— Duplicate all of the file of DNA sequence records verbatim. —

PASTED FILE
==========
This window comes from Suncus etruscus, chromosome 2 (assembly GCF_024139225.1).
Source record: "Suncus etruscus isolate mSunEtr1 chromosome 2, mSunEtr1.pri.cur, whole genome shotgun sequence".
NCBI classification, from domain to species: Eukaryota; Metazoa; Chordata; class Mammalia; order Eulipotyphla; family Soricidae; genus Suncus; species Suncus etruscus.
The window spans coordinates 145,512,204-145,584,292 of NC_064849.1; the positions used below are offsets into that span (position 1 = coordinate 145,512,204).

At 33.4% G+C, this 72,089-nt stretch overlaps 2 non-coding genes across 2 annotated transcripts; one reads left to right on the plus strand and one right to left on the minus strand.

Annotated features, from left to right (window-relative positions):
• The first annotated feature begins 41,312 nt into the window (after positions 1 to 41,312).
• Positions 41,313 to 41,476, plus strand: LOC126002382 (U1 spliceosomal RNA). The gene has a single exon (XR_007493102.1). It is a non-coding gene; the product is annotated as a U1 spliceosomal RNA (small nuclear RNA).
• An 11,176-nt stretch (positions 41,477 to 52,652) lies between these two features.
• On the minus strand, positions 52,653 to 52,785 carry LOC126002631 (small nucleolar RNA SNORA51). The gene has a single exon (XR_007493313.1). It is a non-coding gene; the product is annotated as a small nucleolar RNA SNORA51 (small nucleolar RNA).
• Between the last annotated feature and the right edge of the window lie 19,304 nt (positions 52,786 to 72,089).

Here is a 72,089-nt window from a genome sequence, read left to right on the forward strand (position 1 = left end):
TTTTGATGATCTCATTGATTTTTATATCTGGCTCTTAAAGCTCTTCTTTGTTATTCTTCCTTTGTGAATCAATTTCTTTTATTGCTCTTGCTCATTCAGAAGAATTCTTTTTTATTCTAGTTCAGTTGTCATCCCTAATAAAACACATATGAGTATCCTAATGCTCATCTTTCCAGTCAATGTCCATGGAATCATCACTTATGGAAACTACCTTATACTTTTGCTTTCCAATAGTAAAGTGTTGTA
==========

This window comes from Suncus etruscus, chromosome 2 (assembly GCF_024139225.1).
Source record: "Suncus etruscus isolate mSunEtr1 chromosome 2, mSunEtr1.pri.cur, whole genome shotgun sequence".
NCBI classification, from domain to species: Eukaryota; Metazoa; Chordata; class Mammalia; order Eulipotyphla; family Soricidae; genus Suncus; species Suncus etruscus.
The window spans coordinates 145,512,204-145,584,292 of NC_064849.1; the positions used below are offsets into that span (position 1 = coordinate 145,512,204).

At 33.4% G+C, this 72,089-nt stretch overlaps 2 non-coding genes across 2 annotated transcripts; one reads left to right on the plus strand and one right to left on the minus strand.

Annotated features, from left to right (window-relative positions):
• The first annotated feature begins 41,312 nt into the window (after positions 1 to 41,312).
• Positions 41,313 to 41,476, plus strand: LOC126002382 (U1 spliceosomal RNA). The gene has a single exon (XR_007493102.1). It is a non-coding gene; the product is annotated as a U1 spliceosomal RNA (small nuclear RNA).
• An 11,176-nt stretch (positions 41,477 to 52,652) lies between these two features.
• On the minus strand, positions 52,653 to 52,785 carry LOC126002631 (small nucleolar RNA SNORA51). The gene has a single exon (XR_007493313.1). It is a non-coding gene; the product is annotated as a small nucleolar RNA SNORA51 (small nucleolar RNA).
• Between the last annotated feature and the right edge of the window lie 19,304 nt (positions 52,786 to 72,089).

Here is a 72,089-nt window from a genome sequence, read left to right on the forward strand (position 1 = left end):
TTTTGATGATCTCATTGATTTTTATATCTGGCTCTTAAAGCTCTTCTTTGTTATTCTTCCTTTGTGAATCAATTTCTTTTATTGCTCTTGCTCATTCAGAAGAATTCTTTTTTATTCTAGTTCAGTTGTCATCCCTAATAAAACACATATGAGTATCCTAATGCTCATCTTTCCAGTCAATGTCCATGGAATCATCACTTATGGAAACTACCTTATACTTTTGCTTTCCAATAGTAAAGTGTTGTA